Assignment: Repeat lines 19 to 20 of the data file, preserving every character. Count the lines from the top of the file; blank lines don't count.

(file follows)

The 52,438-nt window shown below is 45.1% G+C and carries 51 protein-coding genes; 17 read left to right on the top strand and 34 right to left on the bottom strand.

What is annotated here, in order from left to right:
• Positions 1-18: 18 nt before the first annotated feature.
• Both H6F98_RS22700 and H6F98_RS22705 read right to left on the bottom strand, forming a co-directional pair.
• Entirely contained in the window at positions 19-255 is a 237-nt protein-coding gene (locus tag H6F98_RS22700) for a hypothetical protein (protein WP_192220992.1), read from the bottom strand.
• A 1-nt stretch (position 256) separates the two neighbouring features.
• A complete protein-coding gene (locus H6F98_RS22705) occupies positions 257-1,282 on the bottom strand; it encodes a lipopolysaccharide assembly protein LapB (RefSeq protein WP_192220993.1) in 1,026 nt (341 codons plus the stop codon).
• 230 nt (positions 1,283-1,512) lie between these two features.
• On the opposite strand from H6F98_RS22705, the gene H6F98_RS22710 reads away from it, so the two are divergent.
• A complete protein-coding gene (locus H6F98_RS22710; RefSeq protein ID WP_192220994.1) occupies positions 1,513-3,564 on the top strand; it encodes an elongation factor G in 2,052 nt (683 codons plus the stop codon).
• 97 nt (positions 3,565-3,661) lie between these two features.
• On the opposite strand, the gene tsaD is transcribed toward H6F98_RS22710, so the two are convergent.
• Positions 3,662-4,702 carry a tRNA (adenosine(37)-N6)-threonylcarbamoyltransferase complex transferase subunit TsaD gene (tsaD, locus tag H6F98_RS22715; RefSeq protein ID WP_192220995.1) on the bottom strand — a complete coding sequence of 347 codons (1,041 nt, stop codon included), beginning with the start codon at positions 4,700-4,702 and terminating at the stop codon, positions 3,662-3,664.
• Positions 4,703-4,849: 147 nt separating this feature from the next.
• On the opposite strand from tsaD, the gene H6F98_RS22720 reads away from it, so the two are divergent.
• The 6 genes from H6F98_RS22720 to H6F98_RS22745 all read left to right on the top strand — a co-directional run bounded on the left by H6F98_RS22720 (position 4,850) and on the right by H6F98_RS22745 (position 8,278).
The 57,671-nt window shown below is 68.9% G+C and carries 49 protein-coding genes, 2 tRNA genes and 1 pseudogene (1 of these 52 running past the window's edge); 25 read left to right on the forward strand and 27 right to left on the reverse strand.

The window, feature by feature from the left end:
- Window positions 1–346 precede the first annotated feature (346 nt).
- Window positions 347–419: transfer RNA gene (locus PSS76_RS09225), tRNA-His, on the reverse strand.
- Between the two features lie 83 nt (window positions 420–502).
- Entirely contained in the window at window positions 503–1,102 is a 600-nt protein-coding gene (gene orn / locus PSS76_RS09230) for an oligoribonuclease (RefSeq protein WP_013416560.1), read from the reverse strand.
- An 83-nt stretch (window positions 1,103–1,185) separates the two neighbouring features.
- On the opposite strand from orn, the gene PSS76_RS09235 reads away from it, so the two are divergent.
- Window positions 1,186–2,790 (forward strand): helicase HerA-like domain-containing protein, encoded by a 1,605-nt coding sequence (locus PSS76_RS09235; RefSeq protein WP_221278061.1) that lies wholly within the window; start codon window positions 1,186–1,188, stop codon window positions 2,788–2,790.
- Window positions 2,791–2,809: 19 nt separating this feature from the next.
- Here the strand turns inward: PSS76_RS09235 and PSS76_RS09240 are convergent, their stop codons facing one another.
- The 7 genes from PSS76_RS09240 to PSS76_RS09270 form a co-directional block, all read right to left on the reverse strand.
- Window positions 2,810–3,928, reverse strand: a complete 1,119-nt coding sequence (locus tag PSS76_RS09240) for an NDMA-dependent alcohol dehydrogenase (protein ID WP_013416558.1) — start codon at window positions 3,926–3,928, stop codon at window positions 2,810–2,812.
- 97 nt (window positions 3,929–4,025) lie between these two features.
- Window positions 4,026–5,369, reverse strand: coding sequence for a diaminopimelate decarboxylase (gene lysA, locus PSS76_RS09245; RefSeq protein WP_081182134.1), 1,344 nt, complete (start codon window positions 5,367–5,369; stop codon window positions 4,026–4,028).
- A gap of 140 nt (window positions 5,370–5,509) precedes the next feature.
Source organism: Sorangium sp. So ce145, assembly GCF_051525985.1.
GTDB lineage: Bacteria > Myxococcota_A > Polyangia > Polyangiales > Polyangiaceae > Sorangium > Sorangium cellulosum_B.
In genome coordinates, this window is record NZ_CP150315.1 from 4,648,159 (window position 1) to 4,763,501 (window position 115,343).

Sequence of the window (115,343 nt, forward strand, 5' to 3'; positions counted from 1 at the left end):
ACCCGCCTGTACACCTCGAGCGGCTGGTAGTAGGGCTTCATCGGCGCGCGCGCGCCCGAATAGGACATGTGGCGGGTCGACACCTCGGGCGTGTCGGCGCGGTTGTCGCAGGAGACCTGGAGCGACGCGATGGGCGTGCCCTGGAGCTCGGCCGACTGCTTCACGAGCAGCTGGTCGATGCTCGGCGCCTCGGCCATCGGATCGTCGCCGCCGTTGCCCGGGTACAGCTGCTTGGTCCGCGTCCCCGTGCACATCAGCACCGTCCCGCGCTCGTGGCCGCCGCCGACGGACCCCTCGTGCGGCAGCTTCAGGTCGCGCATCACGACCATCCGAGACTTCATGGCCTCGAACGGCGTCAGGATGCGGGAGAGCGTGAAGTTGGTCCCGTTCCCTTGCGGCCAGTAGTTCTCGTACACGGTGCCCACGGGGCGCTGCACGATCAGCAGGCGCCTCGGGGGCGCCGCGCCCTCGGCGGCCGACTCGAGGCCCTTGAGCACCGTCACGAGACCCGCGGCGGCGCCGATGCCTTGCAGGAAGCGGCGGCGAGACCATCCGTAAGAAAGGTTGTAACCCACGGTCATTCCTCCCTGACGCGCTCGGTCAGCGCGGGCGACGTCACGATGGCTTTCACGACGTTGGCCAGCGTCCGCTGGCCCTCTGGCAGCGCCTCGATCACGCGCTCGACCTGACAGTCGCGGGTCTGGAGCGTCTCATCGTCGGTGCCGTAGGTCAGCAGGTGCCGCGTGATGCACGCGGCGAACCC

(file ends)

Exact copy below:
- Window positions 1–346 precede the first annotated feature (346 nt).
- Window positions 347–419: transfer RNA gene (locus PSS76_RS09225), tRNA-His, on the reverse strand.